Despite the film’s high profile, we don’t find a ton of extras here. Probably the main attraction comes from the presence of the movie’s unrated version (2:03:03). The 1:55:53 theatrical cut appears only via the included DVD Copy.

When compared directly, I start to think the “Unrated Cut” should be retitled the “Version With Stuff Chopped Out to Get Us a ‘PG-13’”. Virtually no additional narrative material appears here, as all the added snippets show up during action sequences.

But we don’t get “R”-rated gore, either. The extra action tends to echo what we see in the theatrical cut; we simply get more of it. Granted, we do find a little added gore – like shots of a character who removes his own teeth, or images of blood spurting from an amputated arm – but I don’t think any of these elements on their own would escalate the rating above “PG-13”. If fans expect Romero-style graphic nastiness, they’ll not find it here.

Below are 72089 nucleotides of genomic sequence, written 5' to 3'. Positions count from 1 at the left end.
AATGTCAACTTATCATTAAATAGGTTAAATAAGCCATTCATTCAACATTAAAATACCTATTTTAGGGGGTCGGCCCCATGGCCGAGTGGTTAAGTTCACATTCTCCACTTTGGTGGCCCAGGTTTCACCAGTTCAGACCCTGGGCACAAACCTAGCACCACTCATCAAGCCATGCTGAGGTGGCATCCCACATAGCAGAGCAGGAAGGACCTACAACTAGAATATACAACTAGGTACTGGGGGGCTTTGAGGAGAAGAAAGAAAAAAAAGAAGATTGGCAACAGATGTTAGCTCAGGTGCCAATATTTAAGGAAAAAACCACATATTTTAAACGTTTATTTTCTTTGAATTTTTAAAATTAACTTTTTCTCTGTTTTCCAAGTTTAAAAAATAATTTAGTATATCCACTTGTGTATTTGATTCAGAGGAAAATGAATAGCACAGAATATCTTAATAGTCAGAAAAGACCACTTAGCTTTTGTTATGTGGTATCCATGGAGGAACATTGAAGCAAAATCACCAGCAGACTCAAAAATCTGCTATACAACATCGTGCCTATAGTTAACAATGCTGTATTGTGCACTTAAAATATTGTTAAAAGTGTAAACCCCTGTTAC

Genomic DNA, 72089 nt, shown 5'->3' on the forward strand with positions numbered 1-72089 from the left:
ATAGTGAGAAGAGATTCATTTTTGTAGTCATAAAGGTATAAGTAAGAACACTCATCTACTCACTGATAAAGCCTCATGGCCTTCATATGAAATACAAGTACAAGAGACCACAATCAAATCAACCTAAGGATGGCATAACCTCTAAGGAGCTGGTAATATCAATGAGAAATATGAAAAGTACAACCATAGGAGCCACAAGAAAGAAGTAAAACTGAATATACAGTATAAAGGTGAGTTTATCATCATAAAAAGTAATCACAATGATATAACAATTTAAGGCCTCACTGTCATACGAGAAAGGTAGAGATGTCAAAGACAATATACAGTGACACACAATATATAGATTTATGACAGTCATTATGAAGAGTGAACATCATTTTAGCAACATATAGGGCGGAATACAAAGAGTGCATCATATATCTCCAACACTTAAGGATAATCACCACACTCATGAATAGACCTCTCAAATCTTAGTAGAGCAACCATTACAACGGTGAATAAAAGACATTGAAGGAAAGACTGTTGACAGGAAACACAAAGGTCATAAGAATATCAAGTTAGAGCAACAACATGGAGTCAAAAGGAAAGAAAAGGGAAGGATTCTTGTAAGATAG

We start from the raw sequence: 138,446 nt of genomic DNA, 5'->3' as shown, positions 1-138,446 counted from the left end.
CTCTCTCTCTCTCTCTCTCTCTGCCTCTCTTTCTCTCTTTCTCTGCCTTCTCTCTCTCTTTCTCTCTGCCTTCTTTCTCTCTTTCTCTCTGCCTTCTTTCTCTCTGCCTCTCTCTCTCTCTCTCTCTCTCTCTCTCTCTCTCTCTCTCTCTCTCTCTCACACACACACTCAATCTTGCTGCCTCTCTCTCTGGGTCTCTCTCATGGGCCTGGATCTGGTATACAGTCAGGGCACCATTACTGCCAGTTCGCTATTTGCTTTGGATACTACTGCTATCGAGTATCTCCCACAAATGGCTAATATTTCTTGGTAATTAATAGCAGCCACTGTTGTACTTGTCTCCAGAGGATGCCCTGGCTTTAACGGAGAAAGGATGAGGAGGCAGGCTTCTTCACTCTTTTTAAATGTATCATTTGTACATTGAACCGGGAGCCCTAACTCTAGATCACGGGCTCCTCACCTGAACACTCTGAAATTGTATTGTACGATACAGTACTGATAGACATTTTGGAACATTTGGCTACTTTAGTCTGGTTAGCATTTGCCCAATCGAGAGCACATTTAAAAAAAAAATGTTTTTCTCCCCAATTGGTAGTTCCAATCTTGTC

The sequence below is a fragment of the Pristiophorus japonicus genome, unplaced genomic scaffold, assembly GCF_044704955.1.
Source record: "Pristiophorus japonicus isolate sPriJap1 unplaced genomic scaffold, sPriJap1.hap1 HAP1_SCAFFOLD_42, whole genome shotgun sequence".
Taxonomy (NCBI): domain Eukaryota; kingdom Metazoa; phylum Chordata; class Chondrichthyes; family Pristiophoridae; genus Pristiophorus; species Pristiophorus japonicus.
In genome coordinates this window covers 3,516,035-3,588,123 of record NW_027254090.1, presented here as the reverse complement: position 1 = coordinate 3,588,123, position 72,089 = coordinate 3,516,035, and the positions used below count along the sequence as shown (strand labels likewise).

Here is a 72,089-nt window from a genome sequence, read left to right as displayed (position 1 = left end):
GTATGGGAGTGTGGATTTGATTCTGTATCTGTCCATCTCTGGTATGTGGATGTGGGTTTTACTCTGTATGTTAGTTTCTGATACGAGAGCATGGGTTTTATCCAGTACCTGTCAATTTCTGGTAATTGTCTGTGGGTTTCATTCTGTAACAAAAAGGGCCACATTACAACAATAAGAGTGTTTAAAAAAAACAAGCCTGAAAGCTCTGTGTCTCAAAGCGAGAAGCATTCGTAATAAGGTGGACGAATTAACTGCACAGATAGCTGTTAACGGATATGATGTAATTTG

Because the longer version does virtually nothing to alter the narrative, I don’t think it works better – or worse – than the theatrical cut. It might be a little more intense given the added action beats, but it doesn’t change things in a notable manner. Again, it’s not even significantly more graphic than the “PG-13”; it simply delivers more of the same style of material. It’s fun to see as an alternative, but it doesn’t change the film in a substantial way.

A few featurettes follow. Origins goes for eight minutes, 21 seconds and includes comments from producers Jeremy Kleiner and Dede Gardner, director Marc Forster, writer J. Michael Straczynski, and actors Mireille Enos. We learn about the source novel and its adaptation for the screen, how Forster came to the project, story/character areas, Brad Pitt’s involvement, and cast/performances. “Origins” lacks a lot of depth, but it throws out a decent set of notes.